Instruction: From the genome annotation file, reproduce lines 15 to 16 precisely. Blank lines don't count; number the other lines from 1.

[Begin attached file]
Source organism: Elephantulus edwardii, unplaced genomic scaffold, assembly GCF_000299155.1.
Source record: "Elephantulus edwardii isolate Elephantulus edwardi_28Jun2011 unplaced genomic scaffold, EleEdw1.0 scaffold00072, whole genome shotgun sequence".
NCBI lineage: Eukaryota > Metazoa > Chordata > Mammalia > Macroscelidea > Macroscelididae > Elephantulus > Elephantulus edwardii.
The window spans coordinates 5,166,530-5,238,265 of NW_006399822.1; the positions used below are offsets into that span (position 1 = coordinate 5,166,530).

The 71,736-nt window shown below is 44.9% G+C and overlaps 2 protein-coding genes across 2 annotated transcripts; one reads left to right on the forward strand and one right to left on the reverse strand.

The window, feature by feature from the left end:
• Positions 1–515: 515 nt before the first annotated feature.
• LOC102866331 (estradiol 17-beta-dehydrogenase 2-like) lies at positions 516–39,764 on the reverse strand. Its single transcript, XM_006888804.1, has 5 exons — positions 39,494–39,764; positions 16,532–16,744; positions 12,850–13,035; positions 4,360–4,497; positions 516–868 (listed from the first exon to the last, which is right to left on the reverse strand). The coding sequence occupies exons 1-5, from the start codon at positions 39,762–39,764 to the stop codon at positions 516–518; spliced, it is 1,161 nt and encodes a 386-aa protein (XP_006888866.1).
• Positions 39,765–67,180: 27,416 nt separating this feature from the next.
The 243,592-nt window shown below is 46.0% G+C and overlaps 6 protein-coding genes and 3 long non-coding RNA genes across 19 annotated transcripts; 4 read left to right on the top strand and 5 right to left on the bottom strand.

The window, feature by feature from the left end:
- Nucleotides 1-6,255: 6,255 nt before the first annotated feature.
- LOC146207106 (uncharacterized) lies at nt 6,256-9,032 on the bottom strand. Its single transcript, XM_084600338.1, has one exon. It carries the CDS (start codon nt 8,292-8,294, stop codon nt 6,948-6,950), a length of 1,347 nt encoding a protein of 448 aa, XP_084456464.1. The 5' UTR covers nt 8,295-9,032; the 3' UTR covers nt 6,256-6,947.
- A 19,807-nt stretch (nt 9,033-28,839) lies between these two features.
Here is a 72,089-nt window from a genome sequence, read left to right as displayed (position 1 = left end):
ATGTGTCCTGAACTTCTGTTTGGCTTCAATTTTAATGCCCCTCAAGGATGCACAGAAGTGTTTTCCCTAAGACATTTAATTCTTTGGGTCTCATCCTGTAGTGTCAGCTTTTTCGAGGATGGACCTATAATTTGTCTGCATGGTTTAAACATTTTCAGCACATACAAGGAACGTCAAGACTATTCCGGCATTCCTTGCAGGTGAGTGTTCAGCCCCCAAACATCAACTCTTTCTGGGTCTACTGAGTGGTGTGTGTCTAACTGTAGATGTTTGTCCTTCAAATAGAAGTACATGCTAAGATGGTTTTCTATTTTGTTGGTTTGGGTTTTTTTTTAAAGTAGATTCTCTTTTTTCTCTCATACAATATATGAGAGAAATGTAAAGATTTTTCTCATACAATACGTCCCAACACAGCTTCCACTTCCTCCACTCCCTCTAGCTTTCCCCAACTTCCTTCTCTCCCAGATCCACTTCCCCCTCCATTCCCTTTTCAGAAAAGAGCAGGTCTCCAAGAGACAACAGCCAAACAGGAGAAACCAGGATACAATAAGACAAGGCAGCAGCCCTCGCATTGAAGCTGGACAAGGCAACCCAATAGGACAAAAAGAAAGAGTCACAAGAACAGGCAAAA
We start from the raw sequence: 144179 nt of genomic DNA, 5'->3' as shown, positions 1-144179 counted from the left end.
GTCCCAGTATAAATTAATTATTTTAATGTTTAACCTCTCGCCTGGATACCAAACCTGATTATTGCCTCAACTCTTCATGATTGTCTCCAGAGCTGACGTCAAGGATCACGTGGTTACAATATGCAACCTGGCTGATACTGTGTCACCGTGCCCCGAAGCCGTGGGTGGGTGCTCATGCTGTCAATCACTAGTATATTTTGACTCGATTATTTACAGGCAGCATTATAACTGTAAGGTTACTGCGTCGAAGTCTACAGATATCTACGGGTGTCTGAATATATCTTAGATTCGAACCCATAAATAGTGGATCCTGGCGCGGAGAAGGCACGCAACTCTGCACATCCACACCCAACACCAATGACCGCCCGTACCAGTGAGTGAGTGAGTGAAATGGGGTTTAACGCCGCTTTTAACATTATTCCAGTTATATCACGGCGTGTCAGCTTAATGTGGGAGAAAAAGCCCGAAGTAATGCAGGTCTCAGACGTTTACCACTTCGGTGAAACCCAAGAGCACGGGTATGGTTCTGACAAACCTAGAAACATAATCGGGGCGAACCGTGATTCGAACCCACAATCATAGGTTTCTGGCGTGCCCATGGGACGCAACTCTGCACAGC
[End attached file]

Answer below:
Here is a 72,089-nt window from a genome sequence, read left to right as displayed (position 1 = left end):
ATGTGTCCTGAACTTCTGTTTGGCTTCAATTTTAATGCCCCTCAAGGATGCACAGAAGTGTTTTCCCTAAGACATTTAATTCTTTGGGTCTCATCCTGTAGTGTCAGCTTTTTCGAGGATGGACCTATAATTTGTCTGCATGGTTTAAACATTTTCAGCACATACAAGGAACGTCAAGACTATTCCGGCATTCCTTGCAGGTGAGTGTTCAGCCCCCAAACATCAACTCTTTCTGGGTCTACTGAGTGGTGTGTGTCTAACTGTAGATGTTTGTCCTTCAAATAGAAGTACATGCTAAGATGGTTTTCTATTTTGTTGGTTTGGGTTTTTTTTTAAAGTAGATTCTCTTTTTTCTCTCATACAATATATGAGAGAAATGTAAAGATTTTTCTCATACAATACGTCCCAACACAGCTTCCACTTCCTCCACTCCCTCTAGCTTTCCCCAACTTCCTTCTCTCCCAGATCCACTTCCCCCTCCATTCCCTTTTCAGAAAAGAGCAGGTCTCCAAGAGACAACAGCCAAACAGGAGAAACCAGGATACAATAAGACAAGGCAGCAGCCCTCGCATTGAAGCTGGACAAGGCAACCCAATAGGACAAAAAGAAAGAGTCACAAGAACAGGCAAAA